Pope Francis visits South Korea, North Korea greets trip with rocket fire

In his first visit to Asia, Pope Francis called for reconciliation of North and South Korea and for diplomacy in the "whole war-weary world."
By Gabrielle Levy  |  Updated Aug. 14, 2014 at 11:11 AM
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WASHINGTON, Aug. 14 (UPI) -- Pope Francis landed in South Korea Thursday bringing a message of peace, even as North Korea greeted his visit by firing off several short-range projectiles.

The pope's visit to Seoul is his first trip to Asia, and marks the first time a pontiff has visited the country in 25 years as the church seeks to welcome the growing number of Catholics in the region. Some 5.4 million South Koreans are members of the Catholic Church, more than 10 percent of the population.

His busy five-day schedule includes beatifying 124 Korean martyrs, celebrating the gathering of Catholic youth with the 6th Asian Youth Day, and urging peace between the two Koreas at a Holy Mass for Peace and Reconciliation.

North Korea, meanwhile, shot off three short-range rockets less than an hour before Francis landed in Seoul, and two more in the afternoon. While it declined the pope's invitation to Seoul for the visit, Pyongyang makes a habit of aligning its test firings and other displays when high-profile events occur in the south, which it says are a response to "provocations" from the South and U.S.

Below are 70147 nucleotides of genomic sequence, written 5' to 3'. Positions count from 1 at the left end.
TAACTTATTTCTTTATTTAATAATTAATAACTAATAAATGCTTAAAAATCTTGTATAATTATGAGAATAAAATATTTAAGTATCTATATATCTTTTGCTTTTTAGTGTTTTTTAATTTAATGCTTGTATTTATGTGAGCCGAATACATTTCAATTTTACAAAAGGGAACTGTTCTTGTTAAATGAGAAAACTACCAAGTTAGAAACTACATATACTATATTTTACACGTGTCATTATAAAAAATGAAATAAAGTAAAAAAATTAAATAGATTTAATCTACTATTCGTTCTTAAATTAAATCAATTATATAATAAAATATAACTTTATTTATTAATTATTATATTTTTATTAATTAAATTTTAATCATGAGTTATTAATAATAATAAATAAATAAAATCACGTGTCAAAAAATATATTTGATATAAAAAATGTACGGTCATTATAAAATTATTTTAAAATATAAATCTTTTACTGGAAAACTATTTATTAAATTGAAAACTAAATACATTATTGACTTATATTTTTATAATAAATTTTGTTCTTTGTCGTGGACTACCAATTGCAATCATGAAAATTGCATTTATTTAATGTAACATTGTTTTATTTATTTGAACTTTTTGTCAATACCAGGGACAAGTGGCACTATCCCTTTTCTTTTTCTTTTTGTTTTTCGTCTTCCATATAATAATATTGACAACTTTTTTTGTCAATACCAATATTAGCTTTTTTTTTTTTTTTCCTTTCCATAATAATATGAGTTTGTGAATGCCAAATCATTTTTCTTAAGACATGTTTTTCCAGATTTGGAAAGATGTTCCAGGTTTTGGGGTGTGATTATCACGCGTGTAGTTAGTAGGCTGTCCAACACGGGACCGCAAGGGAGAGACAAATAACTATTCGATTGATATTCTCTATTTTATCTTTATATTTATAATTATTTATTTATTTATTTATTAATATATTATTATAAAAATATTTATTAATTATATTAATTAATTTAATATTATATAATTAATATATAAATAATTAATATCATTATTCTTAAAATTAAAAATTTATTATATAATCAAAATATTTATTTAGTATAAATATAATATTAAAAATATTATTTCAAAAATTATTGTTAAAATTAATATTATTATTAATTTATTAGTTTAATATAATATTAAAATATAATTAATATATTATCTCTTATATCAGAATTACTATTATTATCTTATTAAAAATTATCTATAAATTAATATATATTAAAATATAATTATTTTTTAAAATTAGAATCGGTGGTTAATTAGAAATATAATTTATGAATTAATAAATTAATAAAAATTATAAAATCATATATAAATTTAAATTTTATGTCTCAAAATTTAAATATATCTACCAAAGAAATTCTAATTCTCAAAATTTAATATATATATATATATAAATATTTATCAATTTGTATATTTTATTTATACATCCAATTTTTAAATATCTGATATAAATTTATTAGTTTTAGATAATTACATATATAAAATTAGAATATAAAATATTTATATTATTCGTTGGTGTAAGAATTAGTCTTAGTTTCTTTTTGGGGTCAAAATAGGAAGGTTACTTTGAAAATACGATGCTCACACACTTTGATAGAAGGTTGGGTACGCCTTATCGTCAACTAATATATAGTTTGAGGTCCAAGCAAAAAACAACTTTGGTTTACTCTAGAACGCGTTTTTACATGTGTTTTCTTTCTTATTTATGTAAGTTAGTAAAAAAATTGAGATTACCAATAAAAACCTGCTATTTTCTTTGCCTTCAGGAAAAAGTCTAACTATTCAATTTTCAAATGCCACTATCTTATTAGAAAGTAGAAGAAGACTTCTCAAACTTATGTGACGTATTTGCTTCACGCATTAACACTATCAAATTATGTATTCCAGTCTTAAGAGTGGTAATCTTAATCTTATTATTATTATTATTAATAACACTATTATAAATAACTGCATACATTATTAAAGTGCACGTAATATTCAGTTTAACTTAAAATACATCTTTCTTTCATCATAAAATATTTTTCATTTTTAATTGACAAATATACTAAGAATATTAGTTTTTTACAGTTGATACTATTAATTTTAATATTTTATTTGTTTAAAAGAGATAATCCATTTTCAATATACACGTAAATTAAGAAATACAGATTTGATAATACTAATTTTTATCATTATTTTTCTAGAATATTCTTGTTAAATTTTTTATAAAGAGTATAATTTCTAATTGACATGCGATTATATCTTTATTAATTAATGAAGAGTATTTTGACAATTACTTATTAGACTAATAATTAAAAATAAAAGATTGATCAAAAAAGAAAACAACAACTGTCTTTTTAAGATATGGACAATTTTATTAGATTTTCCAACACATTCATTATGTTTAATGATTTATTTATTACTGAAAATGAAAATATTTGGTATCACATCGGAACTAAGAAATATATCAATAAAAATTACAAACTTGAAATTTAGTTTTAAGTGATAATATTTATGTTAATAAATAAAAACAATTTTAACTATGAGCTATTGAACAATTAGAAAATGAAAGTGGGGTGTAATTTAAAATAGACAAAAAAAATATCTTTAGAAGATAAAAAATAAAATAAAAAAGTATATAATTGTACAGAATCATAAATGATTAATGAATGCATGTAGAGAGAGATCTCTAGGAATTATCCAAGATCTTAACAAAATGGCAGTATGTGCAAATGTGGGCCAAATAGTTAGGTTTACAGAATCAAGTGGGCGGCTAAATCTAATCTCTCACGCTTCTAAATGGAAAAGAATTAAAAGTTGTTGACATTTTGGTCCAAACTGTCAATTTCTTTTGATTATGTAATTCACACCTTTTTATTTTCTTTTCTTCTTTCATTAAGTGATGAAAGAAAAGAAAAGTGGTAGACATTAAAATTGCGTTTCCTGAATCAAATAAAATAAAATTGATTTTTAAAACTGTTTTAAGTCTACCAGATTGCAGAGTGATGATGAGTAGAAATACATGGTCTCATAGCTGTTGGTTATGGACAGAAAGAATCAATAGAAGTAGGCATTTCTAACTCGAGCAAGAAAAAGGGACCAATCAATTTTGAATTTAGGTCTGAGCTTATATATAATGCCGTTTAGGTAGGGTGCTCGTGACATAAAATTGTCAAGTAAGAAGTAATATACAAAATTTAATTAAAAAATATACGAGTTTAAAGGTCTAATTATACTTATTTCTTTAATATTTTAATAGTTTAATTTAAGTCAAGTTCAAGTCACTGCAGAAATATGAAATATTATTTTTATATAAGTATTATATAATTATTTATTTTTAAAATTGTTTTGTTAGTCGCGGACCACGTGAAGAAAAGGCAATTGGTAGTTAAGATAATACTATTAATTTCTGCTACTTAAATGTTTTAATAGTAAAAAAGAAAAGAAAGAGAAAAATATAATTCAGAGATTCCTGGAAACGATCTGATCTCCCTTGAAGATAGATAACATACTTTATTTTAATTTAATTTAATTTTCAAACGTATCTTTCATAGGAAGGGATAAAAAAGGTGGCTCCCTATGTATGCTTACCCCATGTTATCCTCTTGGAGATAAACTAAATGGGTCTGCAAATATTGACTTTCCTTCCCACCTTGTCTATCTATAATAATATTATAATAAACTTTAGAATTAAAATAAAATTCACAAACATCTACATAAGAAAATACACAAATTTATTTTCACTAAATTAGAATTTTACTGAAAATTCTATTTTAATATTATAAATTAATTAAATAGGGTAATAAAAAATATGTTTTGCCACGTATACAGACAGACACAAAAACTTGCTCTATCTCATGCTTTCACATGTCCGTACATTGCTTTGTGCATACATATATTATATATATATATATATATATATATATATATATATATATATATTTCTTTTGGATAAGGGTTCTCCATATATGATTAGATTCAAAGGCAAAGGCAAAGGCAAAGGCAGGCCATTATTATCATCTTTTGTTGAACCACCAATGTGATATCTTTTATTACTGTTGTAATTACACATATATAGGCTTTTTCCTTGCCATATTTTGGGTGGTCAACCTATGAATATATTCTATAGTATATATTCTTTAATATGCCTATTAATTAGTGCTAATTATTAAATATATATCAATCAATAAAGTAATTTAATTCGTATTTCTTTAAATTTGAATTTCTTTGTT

The test firing was conducted from Wonsan, on the North's east coast, and the rockets flew about 135 miles toward open water.

In a speech addressed to South Korean President Park Geun-hye and other senior officials, Francis called for "stability of the entire area and indeed of the whole war-weary world."

"Diplomacy... is based on the firm and persevering conviction that peace can be won through quiet listening and dialogue, rather than by mutual recriminations, fruitless criticisms and displays of force," he said.

The pope appeared to put those goals into motion Thursday, when he sent a telegram to leaders in Beijing while crossing through Chinese airspace.

While the telegrams are traditional whenever the pope flies over a country, the Vatican maintains no ties with Beijing. The last time a pope visited Asia, the papal plane was forced to avoid Chinese airspace, but, in what a church spokesman called "a sign of detente," Pope Francis was given permission to cross through on this trip.

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